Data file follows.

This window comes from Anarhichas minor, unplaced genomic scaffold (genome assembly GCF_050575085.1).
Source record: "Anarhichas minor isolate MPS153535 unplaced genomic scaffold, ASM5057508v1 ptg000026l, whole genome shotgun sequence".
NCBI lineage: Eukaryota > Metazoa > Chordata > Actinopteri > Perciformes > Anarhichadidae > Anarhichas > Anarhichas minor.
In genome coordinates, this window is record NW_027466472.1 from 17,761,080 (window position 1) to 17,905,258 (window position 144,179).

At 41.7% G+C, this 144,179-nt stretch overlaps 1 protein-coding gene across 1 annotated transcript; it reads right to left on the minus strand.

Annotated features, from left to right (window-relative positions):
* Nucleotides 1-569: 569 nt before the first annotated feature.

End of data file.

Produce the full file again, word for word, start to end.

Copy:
This window comes from Anarhichas minor, unplaced genomic scaffold (genome assembly GCF_050575085.1).
Source record: "Anarhichas minor isolate MPS153535 unplaced genomic scaffold, ASM5057508v1 ptg000026l, whole genome shotgun sequence".
NCBI lineage: Eukaryota > Metazoa > Chordata > Actinopteri > Perciformes > Anarhichadidae > Anarhichas > Anarhichas minor.
In genome coordinates, this window is record NW_027466472.1 from 17,761,080 (window position 1) to 17,905,258 (window position 144,179).

At 41.7% G+C, this 144,179-nt stretch overlaps 1 protein-coding gene across 1 annotated transcript; it reads right to left on the minus strand.

Annotated features, from left to right (window-relative positions):
* Nucleotides 1-569: 569 nt before the first annotated feature.